When preheating a specimen with a severe cold agglutinin does not work (i.e., MCHC remains > 37.0), what is the best way to tackle this problem? Replacing plasma with warm saline, running it, and recalculating the affected parameters has been suggested.
When we have encountered a patient with a cold agglutinin and re-warming the sample does not correct the problem, we have employed a technique of replacing the plasma with warm isotonic diluent used by our analyzers. We have Sysmex analyzers and this method is suggested in the company’s troubleshooting guide. Blood banks employ warm saline washes to remove the circulating antibody that coats the RBCs when cross-matching blood for patients with cold agglutinins. The concept is the same when trying to obtain valid CBC results.
—Donna L. Canterbury, MT (ASCP)SH
Hematology Supervisor–Core Laboratory
University of Virginia Health Systems
I would like to know if there is any reason why we shouldn’t use patient labels on urine instrument tapes. Also, would there be any cautions such as where to put them? For example, our instrument prints out the information and patient ID # at the top. Is there any reason we shouldn’t cover that information? The patient number is typed in on a number pad before it is dipped by the tech running tech and is typically labeled by the same tech. We are using the Clinitek Stratus.
We use the Siemens Clinitek Status instrument. Our instruments have connectivity to the Siemens middleware RapidCOMM 4.0. Operators enter the 10-digit billing ID manually or via barcode scanner, and the patient results upload to our laboratory information system and then into the EMR (EPIC). We are aware that some locations will place the patient’s label on the print-out which they give to the physician. Following the review, the print-outs are then placed in a designated bin for paperwork containing PHI (the contents of the bins are shredded). It is a good practice not to cover up the MRN on the print-out in case there is a question, particularly if you are saving these print-outs.
—Denise Eavers, MPH, MT (ASCP),
Manager, Point of Care Testing,
University of Virginia Health System Medical Laboratories
How does one correct a hemoglobin determination when a patient presents with grossly lipemic plasma/serum?
Interference with routine hemoglobin determinations may be suspected when the MCH and/or MCHC appear unlikely and can occur when lipid levels are elevated (lipemia). The difference between this type of interference and other types, such as hemolysis or icterus, is that lipemic specimens consist of suspended particles of VLDL (very low density lipoproteins) and chylomicrons, causing varying degrees of turbidity.1,2 This turbidity is a direct result of the presence of large lipid particles which increase absorbance and light scatter.
The physics behind turbidity and its interfering qualities can be complex. The suspended particles, when subjected to electromagnetic radiation (i.e., light), create a dipole environment that is proportional to the strength of the electric field and the polarizing capacity of the particles.2 This polarization of the particles is known as Rayleigh scattering, causing particle oscillation at the same frequency as the light wavelength. This results in a scattering effect and is related to the number and size of the particles. VLDL particles vary in size, from 27 nm to 200 nm, and chylomicrons vary from 70 to 1,000 nm.2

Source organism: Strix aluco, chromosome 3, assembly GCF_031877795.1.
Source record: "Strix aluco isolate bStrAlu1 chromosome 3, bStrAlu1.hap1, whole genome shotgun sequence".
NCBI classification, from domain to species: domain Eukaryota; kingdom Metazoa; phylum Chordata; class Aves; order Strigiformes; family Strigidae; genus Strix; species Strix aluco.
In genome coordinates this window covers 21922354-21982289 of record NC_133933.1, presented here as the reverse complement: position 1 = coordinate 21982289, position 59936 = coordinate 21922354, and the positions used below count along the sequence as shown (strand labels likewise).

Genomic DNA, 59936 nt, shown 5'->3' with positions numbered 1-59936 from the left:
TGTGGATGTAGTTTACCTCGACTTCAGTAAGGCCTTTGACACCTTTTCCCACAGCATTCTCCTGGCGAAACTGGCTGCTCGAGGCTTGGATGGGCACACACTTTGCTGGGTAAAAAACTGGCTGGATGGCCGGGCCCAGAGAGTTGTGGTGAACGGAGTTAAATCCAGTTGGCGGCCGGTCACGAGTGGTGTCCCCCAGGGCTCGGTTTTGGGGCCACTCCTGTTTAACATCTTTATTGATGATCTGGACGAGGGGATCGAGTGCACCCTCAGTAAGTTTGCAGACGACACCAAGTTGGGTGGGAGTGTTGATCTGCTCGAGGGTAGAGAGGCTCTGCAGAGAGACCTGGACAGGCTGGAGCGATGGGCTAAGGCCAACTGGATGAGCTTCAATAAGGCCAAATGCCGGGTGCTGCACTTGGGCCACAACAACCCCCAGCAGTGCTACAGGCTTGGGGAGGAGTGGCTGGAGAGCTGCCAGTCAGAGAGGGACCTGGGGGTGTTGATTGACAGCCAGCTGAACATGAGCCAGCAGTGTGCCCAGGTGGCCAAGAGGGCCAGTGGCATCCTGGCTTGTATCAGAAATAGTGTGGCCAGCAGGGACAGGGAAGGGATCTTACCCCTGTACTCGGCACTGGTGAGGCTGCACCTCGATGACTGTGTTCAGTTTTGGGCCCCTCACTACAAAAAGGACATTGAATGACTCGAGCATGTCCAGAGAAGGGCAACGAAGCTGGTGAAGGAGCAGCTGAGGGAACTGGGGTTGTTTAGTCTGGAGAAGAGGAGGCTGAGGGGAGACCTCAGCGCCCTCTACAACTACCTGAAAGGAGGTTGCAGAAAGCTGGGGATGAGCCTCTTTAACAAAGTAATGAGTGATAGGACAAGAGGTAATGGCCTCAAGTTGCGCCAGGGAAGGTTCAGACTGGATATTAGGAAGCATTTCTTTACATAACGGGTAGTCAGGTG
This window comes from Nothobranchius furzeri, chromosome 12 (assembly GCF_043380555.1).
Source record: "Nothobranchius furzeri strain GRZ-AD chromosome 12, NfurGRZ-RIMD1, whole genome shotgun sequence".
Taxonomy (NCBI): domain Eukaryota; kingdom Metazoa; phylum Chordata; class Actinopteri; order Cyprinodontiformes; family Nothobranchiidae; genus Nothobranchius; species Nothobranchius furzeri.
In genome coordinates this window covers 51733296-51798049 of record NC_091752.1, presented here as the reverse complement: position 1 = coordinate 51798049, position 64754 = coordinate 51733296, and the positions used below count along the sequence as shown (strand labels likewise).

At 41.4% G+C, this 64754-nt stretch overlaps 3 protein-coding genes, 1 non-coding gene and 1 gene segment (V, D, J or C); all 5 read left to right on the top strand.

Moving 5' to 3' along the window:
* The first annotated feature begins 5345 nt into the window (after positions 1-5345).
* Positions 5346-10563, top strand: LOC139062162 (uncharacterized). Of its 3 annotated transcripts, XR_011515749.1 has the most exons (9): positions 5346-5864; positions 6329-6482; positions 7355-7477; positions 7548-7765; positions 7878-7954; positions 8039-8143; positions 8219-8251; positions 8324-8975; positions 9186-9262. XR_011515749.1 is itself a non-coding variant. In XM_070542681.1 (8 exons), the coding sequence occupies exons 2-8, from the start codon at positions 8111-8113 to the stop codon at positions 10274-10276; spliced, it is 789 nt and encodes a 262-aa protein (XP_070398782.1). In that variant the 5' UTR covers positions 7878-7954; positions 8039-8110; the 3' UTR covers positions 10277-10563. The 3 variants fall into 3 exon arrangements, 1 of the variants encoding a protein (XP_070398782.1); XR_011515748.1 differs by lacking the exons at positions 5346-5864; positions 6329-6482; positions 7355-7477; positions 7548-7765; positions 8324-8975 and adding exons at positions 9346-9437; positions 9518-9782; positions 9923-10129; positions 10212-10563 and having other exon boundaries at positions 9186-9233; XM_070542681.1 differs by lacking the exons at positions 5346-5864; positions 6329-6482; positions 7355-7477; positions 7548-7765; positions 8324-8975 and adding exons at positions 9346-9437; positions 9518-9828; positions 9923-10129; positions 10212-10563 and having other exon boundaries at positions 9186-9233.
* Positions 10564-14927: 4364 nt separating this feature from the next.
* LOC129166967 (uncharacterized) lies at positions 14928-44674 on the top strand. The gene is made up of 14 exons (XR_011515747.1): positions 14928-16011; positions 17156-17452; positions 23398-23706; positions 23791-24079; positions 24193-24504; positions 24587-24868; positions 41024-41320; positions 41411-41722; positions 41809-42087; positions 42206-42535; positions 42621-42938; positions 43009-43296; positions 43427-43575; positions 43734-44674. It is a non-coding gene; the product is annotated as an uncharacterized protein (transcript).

Beer’s law states that the absorbance (A) of monochromatic light by a solution is proportional to the absorptivity (a), the light path length (b), and the concentration (c); i.e., A = abc. Thus, the intensity of the transmitted light becomes more diminished in a lipemic patient’s hemoglobin sample due to the reflecting or absorbing of some of the transmitted light, ultimately rendering a false hemoglobin value. The Rayleigh effect applies as long as the particle size remains smaller than the wavelength of the light. As particles increase in size, a secondary effect, Mie scattering, occurs, adding to the complexity of this process.
The presence of lipemia is generally determined by directly observing the patient’s plasma post centrifugation and/or questioning the MCHC value (>36.5). Review of the patient’s peripheral blood smear will also show fuzzy red cell outlines. To correct for the presence of lipemia, a microhematocrit is performed and a blank from the patient’s lipemic plasma is prepared. The following adjustment can then be made:3
True Hgb = measured Hgb – [Hgb of patient’s lipemic plasma sample x (1 – microhematocrit)]
An alternative to this is to remove the lipemic plasma and add an equal amount of isotonic solution, which then allows for standard processing.3 The newly obtained MCHC times the microhematocrit divided by 100 will render the true hemoglobin concentration. It has also been reported that using a modified hemoglobin reagent, tri-methyl-tetra-decyl-ammonium chloride free (TTAB-free), can improve hemoglobin determinations of lipemic specimens.4
—Anthony Kurec, MS, H(ASCP)DLM
Clinical Associate Professor, Emeritus,
SUNY Upstate Medical University, Syracuse, NY
- Kroll MH. Evaluating interference caused by lipemia.Clin Chem.2004;50(1):1968-69.
- Kroll MH, Elin RJ. Interference with clinical laboratory analyses. Clin Chem.1994;40(11):1996-2005.
- Bain BJ. Detecting erroneous blood counts, in Blood Cells: A Practical Guide, 4th ed. (2006) Blackwell Publishing:London. P180.http://advancingyourlab.com/LP=204. Accessed January 17, 2014.
- Grimaldi E, Scopacasa F. Evaluation of the Abbott Cell-Dyn 4000 hematology analyzer. Am J Clin Pathol.2000;113:497-505.